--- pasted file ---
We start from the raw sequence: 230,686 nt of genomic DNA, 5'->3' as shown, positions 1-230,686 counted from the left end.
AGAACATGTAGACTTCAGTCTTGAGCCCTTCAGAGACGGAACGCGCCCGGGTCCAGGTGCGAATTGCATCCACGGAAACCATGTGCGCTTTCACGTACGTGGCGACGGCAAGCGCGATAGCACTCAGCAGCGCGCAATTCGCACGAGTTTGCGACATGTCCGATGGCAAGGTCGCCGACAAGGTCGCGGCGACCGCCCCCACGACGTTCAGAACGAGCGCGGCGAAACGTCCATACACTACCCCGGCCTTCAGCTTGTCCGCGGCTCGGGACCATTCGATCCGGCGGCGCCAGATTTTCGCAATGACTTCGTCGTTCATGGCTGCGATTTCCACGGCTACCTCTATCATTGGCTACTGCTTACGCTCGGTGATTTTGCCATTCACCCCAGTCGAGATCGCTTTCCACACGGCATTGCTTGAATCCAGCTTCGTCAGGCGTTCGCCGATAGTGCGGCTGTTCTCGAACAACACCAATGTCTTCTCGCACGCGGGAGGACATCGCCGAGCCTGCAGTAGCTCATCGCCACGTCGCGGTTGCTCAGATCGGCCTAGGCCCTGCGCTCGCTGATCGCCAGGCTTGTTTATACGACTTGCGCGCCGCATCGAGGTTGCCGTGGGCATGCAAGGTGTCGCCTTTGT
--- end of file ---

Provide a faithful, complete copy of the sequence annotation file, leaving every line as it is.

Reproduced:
We start from the raw sequence: 230,686 nt of genomic DNA, 5'->3' as shown, positions 1-230,686 counted from the left end.
AGAACATGTAGACTTCAGTCTTGAGCCCTTCAGAGACGGAACGCGCCCGGGTCCAGGTGCGAATTGCATCCACGGAAACCATGTGCGCTTTCACGTACGTGGCGACGGCAAGCGCGATAGCACTCAGCAGCGCGCAATTCGCACGAGTTTGCGACATGTCCGATGGCAAGGTCGCCGACAAGGTCGCGGCGACCGCCCCCACGACGTTCAGAACGAGCGCGGCGAAACGTCCATACACTACCCCGGCCTTCAGCTTGTCCGCGGCTCGGGACCATTCGATCCGGCGGCGCCAGATTTTCGCAATGACTTCGTCGTTCATGGCTGCGATTTCCACGGCTACCTCTATCATTGGCTACTGCTTACGCTCGGTGATTTTGCCATTCACCCCAGTCGAGATCGCTTTCCACACGGCATTGCTTGAATCCAGCTTCGTCAGGCGTTCGCCGATAGTGCGGCTGTTCTCGAACAACACCAATGTCTTCTCGCACGCGGGAGGACATCGCCGAGCCTGCAGTAGCTCATCGCCACGTCGCGGTTGCTCAGATCGGCCTAGGCCCTGCGCTCGCTGATCGCCAGGCTTGTTTATACGACTTGCGCGCCGCATCGAGGTTGCCGTGGGCATGCAAGGTGTCGCCTTTGT